Education Commissioner Dianna Wentzell watches instruction in a class for English Language Learners at East Hartford Middle School.

Dianna Wentzell, Connecticut’s education commissioner, speaks four languages – English, French, Russian and Spanish – and oversaw English learner programs in a number of Connecticut school districts before coming to the state Department of Education.

She was never in an English-learning program herself, but her decades of experience as an administrator, curriculum director and teacher have helped shape her feelings about what needs to be done to close Connecticut’s yawning achievement gap between English learners and their peers.

The Mirror sat down recently with Wentzell to speak about the state’s approach.

How do you think the state is doing right now with English learners?

“The efforts around English learners are one of our most important priorities. Besides in our [state] board’s comprehensive five-year plan, where we put a significant emphasis on our English-language learners, it is also one of our key areas that we chose in our [federal] plan. And the reason for that is that our English learners need more support than they are currently getting, and we know that because of our data.

Dianna Wentzell

“This is an area that is a particular passion for me. In a couple of roles that I have had in some districts, I have been responsible for English learners and really got to know the work close up. While there is a lot of variance in the English learner population, one thing that is common is that the more support they get in the earliest phases of language acquisition, the more likely they are going to be able to acquire English while also keeping up with the demands of all the other things kids have to learn at school.”

“… It is our English learners who have lagged in all of our achievement over the last six years in education in Connecticut. And that is not acceptable to us, and we have a lot of urgency around that, and that is an area that we want to make sure is prioritized. We recognize that resources are limited, but we need to make sure that we are making smart decisions for the kids who need us the most.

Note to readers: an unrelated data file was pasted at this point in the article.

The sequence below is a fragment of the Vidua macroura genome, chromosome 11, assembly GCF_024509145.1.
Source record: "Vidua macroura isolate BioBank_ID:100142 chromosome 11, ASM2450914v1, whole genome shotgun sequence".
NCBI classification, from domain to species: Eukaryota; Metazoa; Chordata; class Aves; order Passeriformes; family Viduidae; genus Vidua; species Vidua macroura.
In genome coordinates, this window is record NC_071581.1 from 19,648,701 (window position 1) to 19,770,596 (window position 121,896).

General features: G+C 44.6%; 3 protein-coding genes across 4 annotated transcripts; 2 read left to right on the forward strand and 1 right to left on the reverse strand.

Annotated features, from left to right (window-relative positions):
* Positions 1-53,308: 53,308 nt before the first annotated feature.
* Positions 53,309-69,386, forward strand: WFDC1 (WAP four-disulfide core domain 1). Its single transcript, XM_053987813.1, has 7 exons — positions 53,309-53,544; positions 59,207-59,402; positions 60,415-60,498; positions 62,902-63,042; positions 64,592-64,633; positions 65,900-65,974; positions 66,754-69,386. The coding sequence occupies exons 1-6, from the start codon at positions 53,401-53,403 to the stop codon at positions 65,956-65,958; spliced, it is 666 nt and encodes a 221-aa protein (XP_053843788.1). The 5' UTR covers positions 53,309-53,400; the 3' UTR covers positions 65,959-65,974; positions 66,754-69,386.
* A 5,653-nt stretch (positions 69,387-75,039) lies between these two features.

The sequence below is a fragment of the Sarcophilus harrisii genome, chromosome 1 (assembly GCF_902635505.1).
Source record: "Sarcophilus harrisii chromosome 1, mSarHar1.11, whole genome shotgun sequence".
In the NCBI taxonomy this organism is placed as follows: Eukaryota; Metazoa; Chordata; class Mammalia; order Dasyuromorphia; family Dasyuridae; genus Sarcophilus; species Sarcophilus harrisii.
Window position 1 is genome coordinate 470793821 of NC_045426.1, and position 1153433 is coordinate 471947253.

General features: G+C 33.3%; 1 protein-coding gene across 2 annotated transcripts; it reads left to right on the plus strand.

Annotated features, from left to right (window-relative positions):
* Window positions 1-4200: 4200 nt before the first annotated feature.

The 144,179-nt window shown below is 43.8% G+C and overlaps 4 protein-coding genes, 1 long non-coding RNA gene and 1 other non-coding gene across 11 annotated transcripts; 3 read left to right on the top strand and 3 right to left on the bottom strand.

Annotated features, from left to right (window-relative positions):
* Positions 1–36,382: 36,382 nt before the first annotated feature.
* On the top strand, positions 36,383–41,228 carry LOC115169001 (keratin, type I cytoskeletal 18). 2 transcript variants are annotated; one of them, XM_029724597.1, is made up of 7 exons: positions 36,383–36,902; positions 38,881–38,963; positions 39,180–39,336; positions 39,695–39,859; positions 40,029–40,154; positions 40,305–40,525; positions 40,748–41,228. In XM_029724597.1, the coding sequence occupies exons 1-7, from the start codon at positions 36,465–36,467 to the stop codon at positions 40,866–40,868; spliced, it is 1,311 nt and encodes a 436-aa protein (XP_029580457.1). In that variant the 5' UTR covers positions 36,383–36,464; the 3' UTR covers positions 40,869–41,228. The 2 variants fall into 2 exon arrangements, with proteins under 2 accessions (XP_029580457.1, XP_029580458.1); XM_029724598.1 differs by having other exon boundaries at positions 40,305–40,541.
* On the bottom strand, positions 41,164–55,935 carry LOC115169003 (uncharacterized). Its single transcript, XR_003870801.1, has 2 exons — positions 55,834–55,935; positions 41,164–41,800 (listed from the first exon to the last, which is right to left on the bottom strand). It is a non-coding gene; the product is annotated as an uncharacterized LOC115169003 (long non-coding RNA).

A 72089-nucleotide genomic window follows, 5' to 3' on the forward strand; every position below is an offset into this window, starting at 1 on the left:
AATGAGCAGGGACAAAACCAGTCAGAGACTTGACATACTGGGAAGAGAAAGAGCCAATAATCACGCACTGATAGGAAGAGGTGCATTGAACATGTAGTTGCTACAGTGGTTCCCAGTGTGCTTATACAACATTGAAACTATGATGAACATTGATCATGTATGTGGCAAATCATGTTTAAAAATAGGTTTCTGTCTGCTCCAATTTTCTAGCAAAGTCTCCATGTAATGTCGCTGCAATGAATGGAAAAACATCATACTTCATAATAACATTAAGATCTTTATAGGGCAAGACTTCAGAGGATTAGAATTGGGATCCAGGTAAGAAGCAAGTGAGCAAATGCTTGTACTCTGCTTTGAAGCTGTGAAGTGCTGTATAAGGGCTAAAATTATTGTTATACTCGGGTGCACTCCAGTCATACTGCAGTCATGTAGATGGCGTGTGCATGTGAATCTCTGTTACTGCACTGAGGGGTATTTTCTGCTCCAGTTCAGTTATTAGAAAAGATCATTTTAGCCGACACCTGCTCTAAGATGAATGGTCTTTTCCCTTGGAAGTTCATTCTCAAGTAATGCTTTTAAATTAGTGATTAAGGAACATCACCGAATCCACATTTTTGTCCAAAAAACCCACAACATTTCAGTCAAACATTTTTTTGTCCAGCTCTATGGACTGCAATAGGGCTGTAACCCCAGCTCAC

“The number of high school diplomas acquired has increased, but even when you look at that, the advance for English Learners has been the smallest of all the groups that we study. And that’s life-changing whether you can get that diploma or not.”

(*Background on achievement of English learners: The state has set an expectation that English learners should improve their scores on standardized English and math tests by about 3 percent each year, growth targets that are aimed at having students proficient in the subjects in five years. However, between the 2014-15 and 2015-16 school year, just one-third met that target for English and 37 percent for math.)

Could you elaborate on how the state plans to support this population?

“Our role is to provide guidance to local districts for how they can spend federal money to support our kids. [In the state plan* to implement federal law], there is more accountability to demonstrate that what is being done at the local level is having a positive effect and is helping English learners learn English and keep up or catch up academically. So districts receiving money from us will have to have more robust plans than they have had in the past, and also we will be looking at whether the plans are effective… We will be putting our energies and efforts with our districts that need the most support. That also happens to be the districts that have the highest number and percentage of English learners.”

(*Background on the state’s plan: The education department promises to monitor English learners’ progress in speaking, reading and understanding English starting in 2019-20. If schools in the state’s bottom 10 districts make insufficient progress, the plan promises an “in-depth program review” by the state that will recommend changes beginning with the 2020-21 school year. Districts then will have six school years to improve, or the state can force the school to close or change management.)